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Rountree v. Clarke

United States District Court, W.D. Virginia, Roanoke Division

March 9, 2015

PIPER ROUNTREE, Plaintiff,
v.
HAROLD CLARKE, et al., Defendants.

MEMORANDUM OPINION

GLEN E. CONRAD, Chief District Judge.

Piper Rountree, a prisoner in the custody of the Virginia Department of Corrections ("VDOC"), proceeding pro se, filed this civil rights action under 42 U.S.C. § 1983 asserting numerous claims against various VDOC officials and employees. All of her claims arose while she was an inmate at the Fluvanna Correctional Center for Women ("FCCW"). The case is before the court on defendants' motion for summary judgment, which seeks dismissal of Rountree's complaint in its entirety on various grounds.[1] For the reasons set forth herein, the motion is granted in part and taken under advisement in part.

I.

After initial proceedings in this case, which were focused primarily on the issue of whether Rountree administratively exhausted the numerous claims she has asserted, see 42 U.S.C. § 1997e(a), the court issued an opinion and order concluding that she had failed to exhaust most of her claims and that they could not be brought in this suit. Dkt. Nos. 92, 93. There were four claims, however, that the court concluded were exhausted. As to those four claims, the court instructed Rountree to file a supplement to her amended complaint that clearly and succinctly set forth the factual basis for each. Rountree's filing, which this court treats and refers to herein as her complaint, refers to other instances of alleged constitutional violations. See generally Dkt. No. 94. Consistent with the court's prior order, however, the court limits its discussion to those four claims properly before it:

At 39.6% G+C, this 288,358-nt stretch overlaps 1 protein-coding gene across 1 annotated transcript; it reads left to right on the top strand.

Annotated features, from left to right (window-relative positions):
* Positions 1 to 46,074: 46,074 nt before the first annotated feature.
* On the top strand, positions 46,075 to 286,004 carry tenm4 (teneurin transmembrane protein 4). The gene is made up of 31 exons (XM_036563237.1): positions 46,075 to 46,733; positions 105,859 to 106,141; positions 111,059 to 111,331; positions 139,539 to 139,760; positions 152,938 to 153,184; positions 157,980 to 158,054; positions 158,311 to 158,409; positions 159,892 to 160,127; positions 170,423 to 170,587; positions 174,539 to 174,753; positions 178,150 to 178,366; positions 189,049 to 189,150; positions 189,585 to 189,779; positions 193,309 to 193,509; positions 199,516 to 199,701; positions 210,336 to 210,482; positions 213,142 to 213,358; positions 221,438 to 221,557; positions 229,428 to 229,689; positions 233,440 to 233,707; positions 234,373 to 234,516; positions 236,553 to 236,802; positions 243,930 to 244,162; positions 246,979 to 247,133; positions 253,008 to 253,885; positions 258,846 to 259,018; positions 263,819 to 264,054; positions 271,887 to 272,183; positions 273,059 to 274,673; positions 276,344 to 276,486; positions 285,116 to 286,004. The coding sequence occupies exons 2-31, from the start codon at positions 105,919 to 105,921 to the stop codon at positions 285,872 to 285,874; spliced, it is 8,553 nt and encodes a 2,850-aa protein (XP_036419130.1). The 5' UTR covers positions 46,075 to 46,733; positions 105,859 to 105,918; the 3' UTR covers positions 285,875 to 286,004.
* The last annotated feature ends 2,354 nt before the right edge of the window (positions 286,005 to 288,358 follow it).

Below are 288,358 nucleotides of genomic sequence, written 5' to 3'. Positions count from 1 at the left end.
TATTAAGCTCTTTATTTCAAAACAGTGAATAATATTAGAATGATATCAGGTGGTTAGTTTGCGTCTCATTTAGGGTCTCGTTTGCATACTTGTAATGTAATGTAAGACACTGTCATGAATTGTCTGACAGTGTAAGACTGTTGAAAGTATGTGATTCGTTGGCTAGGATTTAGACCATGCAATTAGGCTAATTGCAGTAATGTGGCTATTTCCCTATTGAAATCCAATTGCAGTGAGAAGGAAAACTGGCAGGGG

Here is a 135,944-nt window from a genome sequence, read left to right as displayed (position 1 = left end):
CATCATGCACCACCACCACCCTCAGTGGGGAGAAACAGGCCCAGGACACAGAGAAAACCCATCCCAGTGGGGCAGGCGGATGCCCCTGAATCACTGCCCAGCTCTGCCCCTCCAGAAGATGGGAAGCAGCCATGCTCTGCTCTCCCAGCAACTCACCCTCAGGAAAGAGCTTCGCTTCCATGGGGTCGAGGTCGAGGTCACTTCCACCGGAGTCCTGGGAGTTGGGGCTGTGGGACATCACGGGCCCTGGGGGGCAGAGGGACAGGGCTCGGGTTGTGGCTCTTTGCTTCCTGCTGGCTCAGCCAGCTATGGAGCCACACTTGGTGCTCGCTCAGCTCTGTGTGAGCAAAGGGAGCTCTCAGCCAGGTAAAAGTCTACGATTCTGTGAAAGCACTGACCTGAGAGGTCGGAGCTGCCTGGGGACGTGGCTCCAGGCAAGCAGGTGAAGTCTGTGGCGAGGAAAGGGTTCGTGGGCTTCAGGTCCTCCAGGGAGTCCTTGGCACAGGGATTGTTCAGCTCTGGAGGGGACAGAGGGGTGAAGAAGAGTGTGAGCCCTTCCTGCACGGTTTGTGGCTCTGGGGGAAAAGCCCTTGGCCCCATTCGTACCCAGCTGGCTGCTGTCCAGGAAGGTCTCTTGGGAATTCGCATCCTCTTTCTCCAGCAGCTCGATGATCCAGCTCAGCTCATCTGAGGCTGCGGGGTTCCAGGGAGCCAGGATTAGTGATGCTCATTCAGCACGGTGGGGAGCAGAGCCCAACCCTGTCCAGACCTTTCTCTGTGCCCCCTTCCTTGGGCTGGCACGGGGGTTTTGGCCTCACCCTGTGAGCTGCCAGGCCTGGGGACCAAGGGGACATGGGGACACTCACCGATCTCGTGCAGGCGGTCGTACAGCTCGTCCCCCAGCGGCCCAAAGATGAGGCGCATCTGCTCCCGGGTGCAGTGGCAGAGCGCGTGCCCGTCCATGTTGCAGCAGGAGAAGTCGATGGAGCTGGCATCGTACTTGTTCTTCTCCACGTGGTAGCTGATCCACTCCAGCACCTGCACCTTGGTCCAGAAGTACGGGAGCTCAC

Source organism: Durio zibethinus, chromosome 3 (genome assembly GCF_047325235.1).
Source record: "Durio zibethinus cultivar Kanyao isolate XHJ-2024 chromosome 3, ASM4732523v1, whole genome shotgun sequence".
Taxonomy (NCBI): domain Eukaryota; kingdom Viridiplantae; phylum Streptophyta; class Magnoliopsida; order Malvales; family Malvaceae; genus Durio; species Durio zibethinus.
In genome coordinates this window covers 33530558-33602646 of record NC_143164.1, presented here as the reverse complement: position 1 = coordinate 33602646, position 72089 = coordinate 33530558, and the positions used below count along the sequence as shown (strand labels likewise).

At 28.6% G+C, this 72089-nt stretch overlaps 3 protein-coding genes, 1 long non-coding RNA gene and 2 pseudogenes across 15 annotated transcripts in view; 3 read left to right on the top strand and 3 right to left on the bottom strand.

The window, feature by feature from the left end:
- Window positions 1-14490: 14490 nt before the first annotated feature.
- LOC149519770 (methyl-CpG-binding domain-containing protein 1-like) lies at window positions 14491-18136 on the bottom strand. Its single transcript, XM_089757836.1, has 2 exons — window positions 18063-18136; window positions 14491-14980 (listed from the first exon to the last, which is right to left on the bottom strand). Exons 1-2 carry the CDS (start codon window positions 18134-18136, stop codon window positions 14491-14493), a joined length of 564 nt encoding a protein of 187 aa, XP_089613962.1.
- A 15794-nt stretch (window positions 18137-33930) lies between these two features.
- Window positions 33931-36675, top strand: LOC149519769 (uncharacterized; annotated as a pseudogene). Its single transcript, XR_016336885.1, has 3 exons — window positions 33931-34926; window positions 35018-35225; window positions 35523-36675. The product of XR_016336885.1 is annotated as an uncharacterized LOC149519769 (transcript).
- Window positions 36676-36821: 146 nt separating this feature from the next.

1. Rountree's legal mail was rejected without her permission in January 2011;
2. Defendant Horn improperly confiscated Rountree's religious books in early 2011;
3. Rountree was denied access to legal publications in January 2011; and